The Government has published draft legislation relating to
the introduction of the Apprenticeship Levy, which is expected to
come into force on 6 April 2017 and would be a significant change
to the way in which apprenticeships are funded. Subject to certain
thresholds, the Levy will apply to all employers.
The Chancellor first announced his plans for an Apprenticeship
Levy in the Summer Budget 2015. A consultation then followed to
take into account the views of employers and any other interested
The Levy is being introduced to support the Government's
commitment to improving the quality and quantity of apprenticeships
available. It is hoped that the Levy will fund three million
apprenticeships by 2020.
The Levy will be charged at a rate of 0.5% of an employer's
annual payroll bill. Each employer will be entitled to an annual
allowance of £15,000 to offset against their Levy payment
and, as a result, the Levy will only be payable by employers with a
payroll of over £3 million. It will however be payable
whether or not an employer employs any apprentices. In order to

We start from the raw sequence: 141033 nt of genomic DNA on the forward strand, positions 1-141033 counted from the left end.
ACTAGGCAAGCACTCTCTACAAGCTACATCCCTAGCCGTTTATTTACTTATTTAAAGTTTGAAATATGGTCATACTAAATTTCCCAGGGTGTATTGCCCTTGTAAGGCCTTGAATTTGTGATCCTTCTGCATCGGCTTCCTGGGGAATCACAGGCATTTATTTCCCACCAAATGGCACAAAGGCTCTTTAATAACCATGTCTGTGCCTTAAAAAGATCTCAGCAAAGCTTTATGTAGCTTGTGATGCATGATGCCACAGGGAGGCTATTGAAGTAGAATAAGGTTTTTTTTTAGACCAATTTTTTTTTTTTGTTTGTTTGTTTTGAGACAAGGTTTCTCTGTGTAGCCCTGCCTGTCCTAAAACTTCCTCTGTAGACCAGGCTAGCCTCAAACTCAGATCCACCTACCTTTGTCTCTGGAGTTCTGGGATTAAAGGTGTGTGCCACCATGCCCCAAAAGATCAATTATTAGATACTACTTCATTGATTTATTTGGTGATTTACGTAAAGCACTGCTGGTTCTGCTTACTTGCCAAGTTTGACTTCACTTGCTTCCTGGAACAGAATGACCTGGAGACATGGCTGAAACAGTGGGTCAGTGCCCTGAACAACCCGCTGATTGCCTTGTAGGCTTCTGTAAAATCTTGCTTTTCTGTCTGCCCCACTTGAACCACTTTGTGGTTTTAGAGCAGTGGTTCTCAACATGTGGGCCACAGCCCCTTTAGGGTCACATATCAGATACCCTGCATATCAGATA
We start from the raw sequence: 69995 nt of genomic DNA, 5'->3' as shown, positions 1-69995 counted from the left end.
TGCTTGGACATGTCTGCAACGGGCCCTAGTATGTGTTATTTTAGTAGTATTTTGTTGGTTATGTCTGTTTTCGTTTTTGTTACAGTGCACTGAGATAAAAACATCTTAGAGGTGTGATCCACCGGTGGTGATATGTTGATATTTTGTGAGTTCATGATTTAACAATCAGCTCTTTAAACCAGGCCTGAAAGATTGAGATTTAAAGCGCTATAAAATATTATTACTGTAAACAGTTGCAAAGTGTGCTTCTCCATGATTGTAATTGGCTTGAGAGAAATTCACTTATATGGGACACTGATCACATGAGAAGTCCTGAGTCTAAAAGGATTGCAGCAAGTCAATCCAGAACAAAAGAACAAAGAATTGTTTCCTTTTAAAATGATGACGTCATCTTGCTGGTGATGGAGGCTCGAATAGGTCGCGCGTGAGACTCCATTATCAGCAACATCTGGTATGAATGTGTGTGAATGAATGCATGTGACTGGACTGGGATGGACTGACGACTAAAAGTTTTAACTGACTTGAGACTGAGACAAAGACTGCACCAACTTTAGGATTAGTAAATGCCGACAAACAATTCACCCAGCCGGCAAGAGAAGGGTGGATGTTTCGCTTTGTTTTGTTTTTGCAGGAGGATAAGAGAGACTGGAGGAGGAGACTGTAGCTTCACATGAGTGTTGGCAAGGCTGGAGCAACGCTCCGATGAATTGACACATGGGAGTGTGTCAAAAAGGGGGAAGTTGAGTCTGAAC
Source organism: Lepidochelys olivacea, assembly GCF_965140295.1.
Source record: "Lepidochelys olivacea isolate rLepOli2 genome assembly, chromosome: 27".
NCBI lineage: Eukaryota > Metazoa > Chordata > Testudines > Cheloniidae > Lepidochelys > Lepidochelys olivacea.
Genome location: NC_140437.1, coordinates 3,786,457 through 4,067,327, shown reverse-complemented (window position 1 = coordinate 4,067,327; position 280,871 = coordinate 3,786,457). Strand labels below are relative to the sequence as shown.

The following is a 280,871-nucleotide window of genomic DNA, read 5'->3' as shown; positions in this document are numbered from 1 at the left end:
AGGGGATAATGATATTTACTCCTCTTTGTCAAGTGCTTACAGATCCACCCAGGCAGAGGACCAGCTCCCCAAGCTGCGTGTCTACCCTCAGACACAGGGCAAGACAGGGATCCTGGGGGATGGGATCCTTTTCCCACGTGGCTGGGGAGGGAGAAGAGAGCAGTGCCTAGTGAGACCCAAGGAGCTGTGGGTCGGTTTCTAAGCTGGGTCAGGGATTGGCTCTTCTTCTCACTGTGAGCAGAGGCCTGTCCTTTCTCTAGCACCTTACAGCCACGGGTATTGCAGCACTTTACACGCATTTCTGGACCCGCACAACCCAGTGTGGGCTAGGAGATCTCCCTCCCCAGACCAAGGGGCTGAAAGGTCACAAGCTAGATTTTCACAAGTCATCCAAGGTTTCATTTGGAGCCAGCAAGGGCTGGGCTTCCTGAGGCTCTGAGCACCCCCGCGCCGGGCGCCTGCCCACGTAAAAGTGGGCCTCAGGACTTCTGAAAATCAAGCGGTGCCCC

keep the procedure as simple as possible, the Apprenticeship Levy
will be payable through the PAYE system.
Industries that already operate levy systems will still be
required to pay the Apprenticeship Levy. It is understood that the
Industry Training Boards for the construction, engineering
construction and film industries will consult with their members on
potential changes to their existing levy arrangements.
The finer detail on how employers will access levy-generated
funding for apprenticeship training in England, Scotland, Wales and
Northern Ireland has yet to be finalised.
The material contained in this article is of the nature of
general comment only and does not give advice on any particular
matter. Recipients should not act on the basis of the information
in this e-update without taking appropriate professional advice
upon their own particular circumstances.
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In SSE Generation Limited v Hochtief Solutions AG and another decided on 21st December 2016, the Court of Session in Scotland considered a contractor's potential design liability under the NEC Form of Contract.
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